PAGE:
..........(cf,md4,14)
.
 
. .
.
Subj:   Still 9 More Bridge Challenges
 

From the book How To Defend A Bridge Hand
              by William S. Root
              Published in 1994 by
              Crown Publishing, Inc., New York

See if you can find optimum line of play.
 

The Bridge Cartoon comes from For Bridge Players
Topics
Joker comes from DotPattern.com

 #1 - Opening Leads Chapter 1
 #2 - More Opening Leads from Chapter 1
 #3 - Still More Opening Leads from Chapter 1
 #4 - Still More Opening Leads from Chapter 1, Part 4
 #5 - Still More Opening Leads from Chapter 1, Part 5
 #6 - Still More Opening Leads from Chapter 1, Part 6
 #7 - Still More Opening Leads from Chapter 1, Part 7
 #8 - Still More Opening Leads from Chapter 1, Part 8
 #9 - Still More Opening Leads from Chapter 1, Part 9

.
========================================================================

Subj:     Opening Leads Chapter 1 (S531c)
          From Chapter 1 - "Opening Leads", page 35

Study the bidding carefully and then choose your opening
lead for each of the following hands.
 
 
1. West
10 9 8 4
10 6 5 4 2
A 3
K 3
West

Pass

North

3 NT

East
Pass
All Pass
South
1 NT


 
2. West
Q J 10 7
Q 6 3
J 4
9 8 4 2
West

Pass

North
1 Spade
6 NT
East
Pass
All Pass
South
2 NT


 
3. West
K J 2
7 6
9 8 5 3 2
J 10 9
West

Pass
Pass

North
1 Club
3 Clubs
4 Hearts
East
Pass
Pass
All Pass
South
1 Heart
3 Hearts


 
4. West
A 3
J 10 9 8
7 6 4 2
A 8 5
West

Pass
Pass
Pass

North

2 Diamonds
3 Spades
Pass

East

Pass
Pass
Pass

South
1 Spade
3 Diamonds
4 Spades


 
5. West
J 5 2
A Q 10 8
Q J 10 9
6 3
West

Pass
Pass
Pass

North

2 Clubs
2 Spades
4 Spades

East

Pass
Pass
All Pass

South
1 Spade
2 Hearts
3 Hearts


 
6. West
10 8 6 3
J 2
A Q 9 8
9 5 4
West

Pass

North
1 Club
3 NT
East
Pass
All Pass
South
2 NT

 


 
7. West
Q J 10 3
6
J 7 6 4
Q 10 9 8
West

Pass
Pass
Pass

North
1 Diamond
3 Hearts
5 Hearts
Pass
East
Pass
Pass
Pass
Double
South
1 Heart
4 NT
6 Hearts
All Pass


 
8. West
K 7 4
5 4
10 9 8 7 3
A 6 2
West

Pass
Pass
Pass
Pass

North
1 Club
3 Clubs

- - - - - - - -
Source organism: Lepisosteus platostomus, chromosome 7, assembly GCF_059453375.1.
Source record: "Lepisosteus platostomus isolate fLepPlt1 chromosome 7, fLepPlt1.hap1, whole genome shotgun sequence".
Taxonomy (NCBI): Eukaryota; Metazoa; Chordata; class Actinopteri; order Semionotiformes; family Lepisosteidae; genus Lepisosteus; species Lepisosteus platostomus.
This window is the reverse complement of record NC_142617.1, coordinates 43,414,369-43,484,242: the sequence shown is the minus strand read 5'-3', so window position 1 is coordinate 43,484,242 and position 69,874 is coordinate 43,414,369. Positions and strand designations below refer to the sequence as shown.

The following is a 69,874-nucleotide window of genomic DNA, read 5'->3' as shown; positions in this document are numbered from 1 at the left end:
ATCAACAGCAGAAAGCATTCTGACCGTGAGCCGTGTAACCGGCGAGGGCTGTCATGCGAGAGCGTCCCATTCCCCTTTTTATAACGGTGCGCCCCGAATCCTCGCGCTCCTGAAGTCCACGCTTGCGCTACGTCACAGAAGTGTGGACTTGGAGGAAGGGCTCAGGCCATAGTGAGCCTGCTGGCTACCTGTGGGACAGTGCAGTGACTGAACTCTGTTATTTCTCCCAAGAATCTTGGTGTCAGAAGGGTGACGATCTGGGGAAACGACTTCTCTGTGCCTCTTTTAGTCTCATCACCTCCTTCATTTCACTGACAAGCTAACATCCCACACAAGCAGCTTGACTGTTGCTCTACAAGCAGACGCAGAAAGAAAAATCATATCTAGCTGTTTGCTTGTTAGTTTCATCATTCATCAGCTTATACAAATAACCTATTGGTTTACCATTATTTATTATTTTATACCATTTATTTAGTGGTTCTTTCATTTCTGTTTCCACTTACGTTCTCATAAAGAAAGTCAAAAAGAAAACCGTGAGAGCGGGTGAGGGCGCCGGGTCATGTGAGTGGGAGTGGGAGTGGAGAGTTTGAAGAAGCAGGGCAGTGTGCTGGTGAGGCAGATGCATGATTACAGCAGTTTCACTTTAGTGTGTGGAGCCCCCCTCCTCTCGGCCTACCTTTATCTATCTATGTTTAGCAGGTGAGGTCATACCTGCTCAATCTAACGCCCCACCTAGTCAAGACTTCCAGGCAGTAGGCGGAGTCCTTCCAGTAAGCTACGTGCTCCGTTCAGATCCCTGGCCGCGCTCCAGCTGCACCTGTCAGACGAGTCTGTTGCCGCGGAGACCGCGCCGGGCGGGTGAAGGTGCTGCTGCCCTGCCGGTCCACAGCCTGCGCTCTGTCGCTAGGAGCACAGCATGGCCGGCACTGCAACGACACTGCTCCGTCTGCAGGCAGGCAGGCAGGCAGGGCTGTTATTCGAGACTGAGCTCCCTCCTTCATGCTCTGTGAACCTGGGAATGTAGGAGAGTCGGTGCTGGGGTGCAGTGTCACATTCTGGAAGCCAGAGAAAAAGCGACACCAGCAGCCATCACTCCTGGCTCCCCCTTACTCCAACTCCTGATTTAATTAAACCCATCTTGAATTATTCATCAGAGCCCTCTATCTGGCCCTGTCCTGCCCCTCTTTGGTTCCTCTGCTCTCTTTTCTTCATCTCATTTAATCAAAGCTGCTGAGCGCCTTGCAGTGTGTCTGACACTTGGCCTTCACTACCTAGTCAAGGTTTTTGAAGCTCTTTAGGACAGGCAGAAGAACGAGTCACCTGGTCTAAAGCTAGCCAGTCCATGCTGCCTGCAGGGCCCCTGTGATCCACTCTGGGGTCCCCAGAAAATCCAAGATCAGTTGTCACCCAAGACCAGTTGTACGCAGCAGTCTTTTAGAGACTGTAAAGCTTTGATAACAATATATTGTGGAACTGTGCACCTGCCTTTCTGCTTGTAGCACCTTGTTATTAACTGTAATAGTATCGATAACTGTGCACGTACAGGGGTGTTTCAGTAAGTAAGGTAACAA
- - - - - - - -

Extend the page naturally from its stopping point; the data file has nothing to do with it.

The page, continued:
4 Hearts
5 Diamonds
Pass
East
Pass
Pass
Pass
Pass
Pass
South
1 Heart
3 Hearts
4 NT
6 Hearts

 

Figure out a strategy and then click 'HERE'for William's solution.

                            \\\// 
                           -(o o)- 
========================oOO==(_)==OOo=======================

Subj:     More Opening Leads from Chapter 1 (S532c)
          From Chapter 1 - "Opening Leads", page 5

Study the bidding carefully and then choose your opening
lead for each of the following hands.
 
 
1. West
8 7 5 2
4 3
A Q J 9
J 8 7
West

Pass

North

3 NT

East
Pass
All Pass
South
1 NT


 
2. West
8 7 5 2
Q 4 3
9 7 6
J 8 7
West

Pass

North

3 NT

East

All Pass

South
1 NT


 
3. West
9 7 5 4
4 3
A Q J 9
J 8 7
West

Pass
 

North

3 NT
 

East

All Pass
 

South
1 NT


 
4. West
9 8 7 5 3
6 5 2
A Q
10 5 4
West

Pass
 

North

3 NT
 

East

All Pass
 

South
1 NT


 
5. West
Q 10 7 6 3
9 5
A 8
Q J 10 5
West

Pass
Pass

North

2 NT
Pass

East

Pass
Pass

South
1 NT
3 NT


 
6. West
9 7 2
A 10 4 3
7 4 3
8 6 5
West

Pass

North

3 NT
 

East

All Pass

South
1 NT

 


 
7. West
9 7 2
A 10 4 3
7 4 3
8 6 5
West

Pass
Pass

North
1 Club
3 Clubs
Pass
East
Pass
Pass
Pass
South
1 Diamond
3 NT
.

.
8. West
8 5
K 5 2
A 8 5 3
Q 7 6 4
West

Pass
Pass

North

1 Spade
3 NT

East

Pass
All Pass
 

South
1 Heart
1 NT
.

.
9. West
10 8 6 3
J 2
A Q 10 8
9 5 4
West

Pass

North

3 NT

East

All Pass

South
1 NT
.
 
 

Figure out a strategy and then click 'HERE' for William's solution.
 

                            \\\// 
                           -(o o)- 
========================oOO==(_)==OOo=======================

Subj:     Still More Opening Leads from Chapter 1 (S533c)
          From Chapter 1 - "Opening Leads", page 9

Study the bidding carefully and then choose your opening
lead for each of the following hands.
 
 
1. West
Q 9 5 3
6 4
Q 9 7 6
K 10 8
West

Pass

North

3 NT

East
Pass
All Pass
South
1 NT


 
2. West
10 9 7
Q 5 2
10 9 5
8 6 4 3
West

Pass
Pass
Pass

North

1 Heart
2 NT
Pass

East

Pass
Pass
Pass

South
1 Club
1 NT
3 NT


 
3. West
7 2
J 10
9 8 6 4 3
10 8 7 5
West

Pass
Pass
 

North

2 NT
Pass
 

East

Pass
Pass